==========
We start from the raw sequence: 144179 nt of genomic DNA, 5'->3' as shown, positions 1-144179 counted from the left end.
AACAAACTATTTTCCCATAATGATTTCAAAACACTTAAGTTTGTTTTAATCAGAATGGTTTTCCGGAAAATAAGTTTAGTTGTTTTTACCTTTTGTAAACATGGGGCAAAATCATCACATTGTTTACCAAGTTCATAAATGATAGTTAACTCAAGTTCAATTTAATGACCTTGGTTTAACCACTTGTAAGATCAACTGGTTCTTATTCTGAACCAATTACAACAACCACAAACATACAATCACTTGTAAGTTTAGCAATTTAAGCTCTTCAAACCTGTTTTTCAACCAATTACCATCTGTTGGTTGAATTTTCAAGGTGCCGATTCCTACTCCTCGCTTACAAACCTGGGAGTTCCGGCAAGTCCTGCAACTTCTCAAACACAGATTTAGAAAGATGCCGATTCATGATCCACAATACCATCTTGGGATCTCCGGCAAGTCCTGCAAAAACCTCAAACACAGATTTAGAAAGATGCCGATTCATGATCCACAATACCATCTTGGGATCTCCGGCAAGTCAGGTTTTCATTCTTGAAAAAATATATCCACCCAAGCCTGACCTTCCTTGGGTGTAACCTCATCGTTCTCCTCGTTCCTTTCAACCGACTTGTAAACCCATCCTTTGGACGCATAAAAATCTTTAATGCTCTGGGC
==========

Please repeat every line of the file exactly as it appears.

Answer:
We start from the raw sequence: 144179 nt of genomic DNA, 5'->3' as shown, positions 1-144179 counted from the left end.
AACAAACTATTTTCCCATAATGATTTCAAAACACTTAAGTTTGTTTTAATCAGAATGGTTTTCCGGAAAATAAGTTTAGTTGTTTTTACCTTTTGTAAACATGGGGCAAAATCATCACATTGTTTACCAAGTTCATAAATGATAGTTAACTCAAGTTCAATTTAATGACCTTGGTTTAACCACTTGTAAGATCAACTGGTTCTTATTCTGAACCAATTACAACAACCACAAACATACAATCACTTGTAAGTTTAGCAATTTAAGCTCTTCAAACCTGTTTTTCAACCAATTACCATCTGTTGGTTGAATTTTCAAGGTGCCGATTCCTACTCCTCGCTTACAAACCTGGGAGTTCCGGCAAGTCCTGCAACTTCTCAAACACAGATTTAGAAAGATGCCGATTCATGATCCACAATACCATCTTGGGATCTCCGGCAAGTCCTGCAAAAACCTCAAACACAGATTTAGAAAGATGCCGATTCATGATCCACAATACCATCTTGGGATCTCCGGCAAGTCAGGTTTTCATTCTTGAAAAAATATATCCACCCAAGCCTGACCTTCCTTGGGTGTAACCTCATCGTTCTCCTCGTTCCTTTCAACCGACTTGTAAACCCATCCTTTGGACGCATAAAAATCTTTAATGCTCTGGGC